Big adjustments: five ways locum optometry changed in 2020
The pandemic resulted in widespread changes across optometry, with locums among those most affected. From personal protective equipment to new ways of working, OT reflects on a transformative year
For much of the locum optometry workforce, 2020 has brought with it significant challenges.
Some locums worried about how they would cover their household bills as bookings and income disappeared, seemingly overnight, with the introduction of lockdown in March.
While Government support was introduced to ease the financial burden on self-employed workers, substantial blind spots, including an income threshold that excluded many locum optometrists, left many practitioners facing an uncertain future.
“This year has been a real challenge for me and professionally those first few months were the most depressing and anxious of my career,” former AOP Awards locum of the year, Kris Cottier, told OT.
However, the resumption of routine sight tests and a substantial appointment backlog has seen demand for locum workers rise again.
Locum optometrist Rebecca Rushton told OT that she is optimistic about the future of locum work, despite the hurdles that the workforce has faced this year.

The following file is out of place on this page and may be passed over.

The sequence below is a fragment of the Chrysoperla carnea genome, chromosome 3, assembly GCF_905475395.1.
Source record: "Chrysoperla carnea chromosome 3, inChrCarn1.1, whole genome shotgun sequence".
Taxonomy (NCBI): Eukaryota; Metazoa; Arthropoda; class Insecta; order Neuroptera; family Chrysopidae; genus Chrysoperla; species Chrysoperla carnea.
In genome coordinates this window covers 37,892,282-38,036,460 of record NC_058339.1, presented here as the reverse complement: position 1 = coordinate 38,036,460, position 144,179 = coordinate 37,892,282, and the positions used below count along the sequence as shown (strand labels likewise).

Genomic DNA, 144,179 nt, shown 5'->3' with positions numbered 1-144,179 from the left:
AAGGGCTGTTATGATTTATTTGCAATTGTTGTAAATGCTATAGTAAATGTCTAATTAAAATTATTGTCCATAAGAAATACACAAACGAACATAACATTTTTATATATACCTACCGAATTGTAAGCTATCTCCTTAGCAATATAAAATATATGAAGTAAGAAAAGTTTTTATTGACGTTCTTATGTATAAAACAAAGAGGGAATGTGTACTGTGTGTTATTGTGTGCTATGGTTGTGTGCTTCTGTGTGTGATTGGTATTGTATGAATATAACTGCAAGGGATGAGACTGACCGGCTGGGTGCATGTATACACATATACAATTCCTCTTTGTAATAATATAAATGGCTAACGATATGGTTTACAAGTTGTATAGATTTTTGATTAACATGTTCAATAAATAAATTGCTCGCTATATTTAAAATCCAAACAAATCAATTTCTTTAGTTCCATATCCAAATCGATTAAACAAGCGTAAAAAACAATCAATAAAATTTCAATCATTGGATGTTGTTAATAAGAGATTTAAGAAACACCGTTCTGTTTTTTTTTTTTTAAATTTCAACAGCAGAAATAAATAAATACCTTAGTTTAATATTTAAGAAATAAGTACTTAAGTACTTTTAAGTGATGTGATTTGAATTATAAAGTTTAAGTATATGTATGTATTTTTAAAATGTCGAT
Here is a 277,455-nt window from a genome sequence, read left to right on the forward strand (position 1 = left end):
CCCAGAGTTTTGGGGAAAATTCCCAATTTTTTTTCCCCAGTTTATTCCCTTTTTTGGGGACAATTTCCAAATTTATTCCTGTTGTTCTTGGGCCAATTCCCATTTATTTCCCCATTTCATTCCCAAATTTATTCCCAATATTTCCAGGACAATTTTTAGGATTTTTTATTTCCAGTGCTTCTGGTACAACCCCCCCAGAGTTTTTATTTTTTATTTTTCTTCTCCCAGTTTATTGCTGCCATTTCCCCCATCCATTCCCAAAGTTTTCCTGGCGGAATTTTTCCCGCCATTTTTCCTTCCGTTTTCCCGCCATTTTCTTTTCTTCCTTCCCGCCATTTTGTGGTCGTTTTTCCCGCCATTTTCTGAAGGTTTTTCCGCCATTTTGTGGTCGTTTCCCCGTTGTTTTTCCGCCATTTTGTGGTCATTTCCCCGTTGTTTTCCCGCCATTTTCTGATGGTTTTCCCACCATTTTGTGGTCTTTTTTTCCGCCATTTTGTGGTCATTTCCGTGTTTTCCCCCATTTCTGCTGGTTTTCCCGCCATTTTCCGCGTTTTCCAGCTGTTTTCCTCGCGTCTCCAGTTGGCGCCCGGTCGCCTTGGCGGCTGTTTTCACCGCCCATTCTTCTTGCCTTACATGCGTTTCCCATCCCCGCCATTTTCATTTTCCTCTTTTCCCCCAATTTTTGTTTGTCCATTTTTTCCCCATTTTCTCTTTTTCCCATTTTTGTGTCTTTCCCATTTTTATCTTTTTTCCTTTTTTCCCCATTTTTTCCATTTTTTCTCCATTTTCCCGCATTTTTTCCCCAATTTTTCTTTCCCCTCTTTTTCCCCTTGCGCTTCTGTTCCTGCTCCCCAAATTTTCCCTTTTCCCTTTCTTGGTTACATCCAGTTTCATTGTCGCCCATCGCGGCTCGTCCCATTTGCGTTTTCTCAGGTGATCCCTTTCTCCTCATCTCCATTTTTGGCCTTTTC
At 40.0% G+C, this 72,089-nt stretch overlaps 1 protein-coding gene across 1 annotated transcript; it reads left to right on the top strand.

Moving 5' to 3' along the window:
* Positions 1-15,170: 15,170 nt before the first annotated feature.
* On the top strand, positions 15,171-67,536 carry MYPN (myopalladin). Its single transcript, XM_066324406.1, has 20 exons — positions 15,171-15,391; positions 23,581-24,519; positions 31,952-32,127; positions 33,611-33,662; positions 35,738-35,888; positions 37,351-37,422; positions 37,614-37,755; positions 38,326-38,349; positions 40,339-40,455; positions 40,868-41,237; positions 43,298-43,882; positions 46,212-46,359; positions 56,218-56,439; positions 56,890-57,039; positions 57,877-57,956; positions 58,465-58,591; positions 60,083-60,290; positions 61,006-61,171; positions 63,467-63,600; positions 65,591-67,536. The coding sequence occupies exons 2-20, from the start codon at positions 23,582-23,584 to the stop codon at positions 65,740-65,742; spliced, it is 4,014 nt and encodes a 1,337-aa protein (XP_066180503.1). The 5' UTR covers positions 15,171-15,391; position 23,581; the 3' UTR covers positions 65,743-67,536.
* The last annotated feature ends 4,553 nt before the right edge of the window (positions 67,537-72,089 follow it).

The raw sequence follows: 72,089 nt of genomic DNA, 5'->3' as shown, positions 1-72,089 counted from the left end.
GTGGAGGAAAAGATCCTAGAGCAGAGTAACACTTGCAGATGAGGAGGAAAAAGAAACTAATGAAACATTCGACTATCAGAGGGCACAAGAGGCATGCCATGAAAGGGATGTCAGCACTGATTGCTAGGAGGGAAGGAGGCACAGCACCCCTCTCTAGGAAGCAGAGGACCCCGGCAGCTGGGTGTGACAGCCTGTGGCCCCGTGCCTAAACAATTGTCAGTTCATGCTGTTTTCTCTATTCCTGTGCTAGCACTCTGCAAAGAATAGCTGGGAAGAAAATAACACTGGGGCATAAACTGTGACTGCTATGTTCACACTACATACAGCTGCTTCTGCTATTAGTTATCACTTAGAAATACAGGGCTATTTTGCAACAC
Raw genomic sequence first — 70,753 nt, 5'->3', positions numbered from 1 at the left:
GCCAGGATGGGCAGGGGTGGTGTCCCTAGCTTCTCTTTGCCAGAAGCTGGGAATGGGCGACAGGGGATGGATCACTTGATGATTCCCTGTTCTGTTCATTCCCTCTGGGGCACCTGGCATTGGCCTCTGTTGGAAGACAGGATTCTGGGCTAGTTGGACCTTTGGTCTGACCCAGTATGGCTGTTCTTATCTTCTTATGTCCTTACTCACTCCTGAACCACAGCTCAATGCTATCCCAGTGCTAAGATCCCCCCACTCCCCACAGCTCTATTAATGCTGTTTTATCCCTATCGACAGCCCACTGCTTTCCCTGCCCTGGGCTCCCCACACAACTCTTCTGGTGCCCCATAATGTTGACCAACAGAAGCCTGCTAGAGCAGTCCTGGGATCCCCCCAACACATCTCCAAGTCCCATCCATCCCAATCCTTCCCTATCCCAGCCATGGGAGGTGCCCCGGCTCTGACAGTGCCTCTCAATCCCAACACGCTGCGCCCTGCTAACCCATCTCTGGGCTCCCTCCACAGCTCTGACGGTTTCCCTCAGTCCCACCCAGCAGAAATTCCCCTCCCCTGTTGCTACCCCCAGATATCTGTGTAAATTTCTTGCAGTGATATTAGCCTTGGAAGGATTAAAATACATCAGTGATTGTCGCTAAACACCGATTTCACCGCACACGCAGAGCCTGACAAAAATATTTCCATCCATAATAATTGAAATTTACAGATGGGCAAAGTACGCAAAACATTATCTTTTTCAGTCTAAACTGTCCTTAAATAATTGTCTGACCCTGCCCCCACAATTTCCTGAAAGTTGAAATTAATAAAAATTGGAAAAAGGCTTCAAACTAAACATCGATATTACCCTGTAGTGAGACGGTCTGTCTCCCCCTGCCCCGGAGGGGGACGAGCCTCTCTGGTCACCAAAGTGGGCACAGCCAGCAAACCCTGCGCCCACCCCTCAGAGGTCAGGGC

“I think there’ll always be a need for locums, but we need to ensure we offer the very best to our employers and patients,” she highlighted.
Below OT chronicles key trends that shaped 2020 for the locum optometry workforce.
1. Beginning of lockdown sees locum work decline
The introduction of lockdown in March resulted in a dramatic reduction in the number of patients seen through optometry practices, with optometrists only permitted to provide emergency and essential eye care.
A large proportion of the employed optometry workforce was furloughed, while locums saw a steep drop in demand.
“I went from a normal five-day working week to sitting at home and worrying about where the funds were going to come from,” locum optometrist Abid Noor told OT.
Some locums sought work in other sectors or volunteered to help the NHS. In Wales, locum optometrists were among volunteers who delivered prescriptions through a partnership with Community Pharmacy Wales.
2. Government offers self-employed support
The launch of the Self-Employment Income Support Scheme provided relief to some locum optometrists by covering 80% of an individual’s profits up to a maximum of £2500 per month.
However, those with an annual trading profit of £50,000 or more were not eligible for any support.
Company directors who route their income through dividends, locum optometrists who recently switched to this mode of working and those whose locum profits account for less than half of their earnings also fell through the Government safety net.
The AOP repeatedly lobbied for more financial support for locum workers.
In April, along with other professional bodies representing a combined membership of 300,000, the AOP urged the Chancellor to provide relief to self-employed workers and small businesses that were struggling to access assistance through existing schemes.
3. Rates for locum work decline
Anecdotally locums were asked to work for lower rates following the outbreak of the pandemic, with employers attributing this to a drop off in demand and revenue across the optical sector.